Bob Wojnowski and John Niyo break down Michigan and Michigan State for the 2017 college football season.
East Lansing — Brian Allen believes he had the best role model possible.
He hopes he can be one someday, too.
The Michigan State senior offensive lineman was named one of the Spartans’ two captains for 2017, and he is in the unique position to follow in the footsteps of his brother, Jack, who was a captain on the 2015 team that won the Big Ten and reached the College Football Playoff.
The Allens join two other sets of brothers — Josh and Kaleb Thornhill and Max and Riley Bullough — that have served as Michigan State captains.
“Having him as a captain, he’s my brother and I’m a little biased but in my opinion I think he’s been one of the best captains to come through here,” Brian said of Jack. “I think he did a great job of showing other guys what it’s like to be a leader and giving guys a blueprint for that — not even the captains, but the Eagles, the leaders on the team.
“He set a good example of how to do it the right way.”
Whether the youngest of the Allen brothers makes it 3-for-3 remains to be seen. Matt Allen is a redshirt freshman for the Spartans and played so well in preseason camp, it might allow Brian to move over to guard — a spot he has started at 21 times in his career.
But Brian doesn’t feel like there’s any added pressure on Matt to be the same type of leader he and Jack have been. He never felt that from Jack, instead, has always looked to emulate his brother in his approach to the game. It’s something he believes Matt will follow, as well.
“I don’t think that Jack decided to be good at football or work hard to be a captain,” Brian said. “He just wanted Michigan State to win and be successful on the field. I think his hard work and his attitude and the way he carried himself gave him this opportunity (to be a captain) and I think he set a good example for me. Hopefully, I’m doing that for Matt and it’s up to Matt if he wants to work hard. That’s a decision he’ll have to make. If he has the career I think he will, I think he’ll be in this spot in a couple years.”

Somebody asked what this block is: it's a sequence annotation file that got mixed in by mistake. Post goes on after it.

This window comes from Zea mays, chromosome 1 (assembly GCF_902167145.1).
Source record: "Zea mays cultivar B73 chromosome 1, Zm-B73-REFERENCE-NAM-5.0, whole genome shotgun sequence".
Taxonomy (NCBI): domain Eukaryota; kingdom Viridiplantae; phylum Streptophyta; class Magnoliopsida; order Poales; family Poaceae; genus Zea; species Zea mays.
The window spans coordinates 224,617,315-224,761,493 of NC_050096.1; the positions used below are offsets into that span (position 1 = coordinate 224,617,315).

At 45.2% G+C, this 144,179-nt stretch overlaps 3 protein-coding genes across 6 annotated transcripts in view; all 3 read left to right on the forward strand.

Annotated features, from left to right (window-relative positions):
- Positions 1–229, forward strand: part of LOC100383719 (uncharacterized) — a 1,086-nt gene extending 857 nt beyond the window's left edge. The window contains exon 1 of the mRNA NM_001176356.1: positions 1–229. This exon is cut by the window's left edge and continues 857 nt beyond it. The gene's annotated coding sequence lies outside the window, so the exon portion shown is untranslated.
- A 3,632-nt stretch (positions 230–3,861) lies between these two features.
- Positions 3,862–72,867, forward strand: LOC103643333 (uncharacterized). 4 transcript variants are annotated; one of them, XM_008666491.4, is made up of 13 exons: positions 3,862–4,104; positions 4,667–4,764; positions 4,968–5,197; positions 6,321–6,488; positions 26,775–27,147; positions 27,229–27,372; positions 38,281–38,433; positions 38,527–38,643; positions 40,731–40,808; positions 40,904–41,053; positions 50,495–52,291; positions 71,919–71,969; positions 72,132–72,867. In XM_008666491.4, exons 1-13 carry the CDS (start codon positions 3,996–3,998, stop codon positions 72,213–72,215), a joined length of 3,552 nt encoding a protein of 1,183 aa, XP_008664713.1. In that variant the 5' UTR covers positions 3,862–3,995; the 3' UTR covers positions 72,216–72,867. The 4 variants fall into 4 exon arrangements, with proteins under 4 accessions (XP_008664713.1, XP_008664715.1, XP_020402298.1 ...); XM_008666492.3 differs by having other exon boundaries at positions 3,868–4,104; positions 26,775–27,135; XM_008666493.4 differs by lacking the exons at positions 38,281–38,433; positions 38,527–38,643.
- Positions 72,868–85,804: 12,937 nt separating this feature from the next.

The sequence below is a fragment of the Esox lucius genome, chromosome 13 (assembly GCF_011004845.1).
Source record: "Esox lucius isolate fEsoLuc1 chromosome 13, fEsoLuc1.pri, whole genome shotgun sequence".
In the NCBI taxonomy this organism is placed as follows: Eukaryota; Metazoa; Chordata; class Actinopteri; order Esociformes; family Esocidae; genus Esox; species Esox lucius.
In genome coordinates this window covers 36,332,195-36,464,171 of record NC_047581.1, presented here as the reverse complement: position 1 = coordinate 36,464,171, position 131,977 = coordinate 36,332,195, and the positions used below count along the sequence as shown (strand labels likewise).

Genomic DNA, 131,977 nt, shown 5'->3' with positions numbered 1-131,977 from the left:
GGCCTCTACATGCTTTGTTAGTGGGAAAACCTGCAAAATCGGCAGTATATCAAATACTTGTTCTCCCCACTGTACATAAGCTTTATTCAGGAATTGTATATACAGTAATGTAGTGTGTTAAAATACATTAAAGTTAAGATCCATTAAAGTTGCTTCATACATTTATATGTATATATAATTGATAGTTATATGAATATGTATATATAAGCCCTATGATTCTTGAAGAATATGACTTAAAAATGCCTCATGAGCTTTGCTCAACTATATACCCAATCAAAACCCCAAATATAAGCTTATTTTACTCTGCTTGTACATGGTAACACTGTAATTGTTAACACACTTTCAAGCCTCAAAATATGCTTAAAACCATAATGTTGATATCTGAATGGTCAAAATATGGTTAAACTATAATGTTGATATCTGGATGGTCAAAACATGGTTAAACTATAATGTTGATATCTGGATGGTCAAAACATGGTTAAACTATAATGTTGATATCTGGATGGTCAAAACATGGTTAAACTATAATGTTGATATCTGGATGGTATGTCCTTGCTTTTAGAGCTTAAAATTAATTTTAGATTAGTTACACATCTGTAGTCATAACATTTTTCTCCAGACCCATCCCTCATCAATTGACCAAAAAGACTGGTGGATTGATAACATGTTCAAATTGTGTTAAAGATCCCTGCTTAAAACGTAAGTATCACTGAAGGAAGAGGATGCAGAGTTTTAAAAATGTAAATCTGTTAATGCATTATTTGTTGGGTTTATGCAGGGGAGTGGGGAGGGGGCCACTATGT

Few doubted Brian Allen would be in this spot early in his career. While Jack redshirted his first season before going on to start 47 games as a Spartan, Brian was on the field the first game of his freshman year.
It was 2014 and Michigan State was on its way to the Cotton Bowl where it rallied to beat Baylor. Along the way, Brian Allen played in 12 games. He didn’t start, but he saw action at both guard spots and center while earning Freshman All-American honors from the Football Writers Association of America.
By 2015, he was starting at left guard next to Jack, an All-America center that season. And when Jack missed two games because of injury, Brian moved over and took over at center. By 2016, Brian Allen was one of the Spartans’ standouts up front and earned second-team All-Big Ten honors from the media.
“Brian is an outstanding football player,” coach Mark Dantonio plainly stated.
He has the benefit of learning from Jack, to be sure, but he’s been through plenty on his own. He and fellow captain Chris Frey have been in the two-deep since they were freshmen and both have been integral parts of championship teams and part of last season’s collapse.
“They’ve seen all different levels of it; they’ve seen exhilaration at a high level as well as disappointment at a high level,” Dantonio said. “I think that brings a sense of power to their message.”
It’s a message Allen intends to convey, not just to his brother but the entire line, one full of talent but also light on the experience of Allen, who has started 25 times in his career — 16 at left guard, five at right guard and four at center.
It’s something he started well before preseason camp, even before spring practice. The Spartans needed a leader, and who better to step in than an Allen?
“I kind of took that as a responsibility,” Allen said.
“Coming in the way that I got to come in to Michigan State, guys who won the Rose Bowl — it shouldn’t be the way that it was for other guys coming in this year.”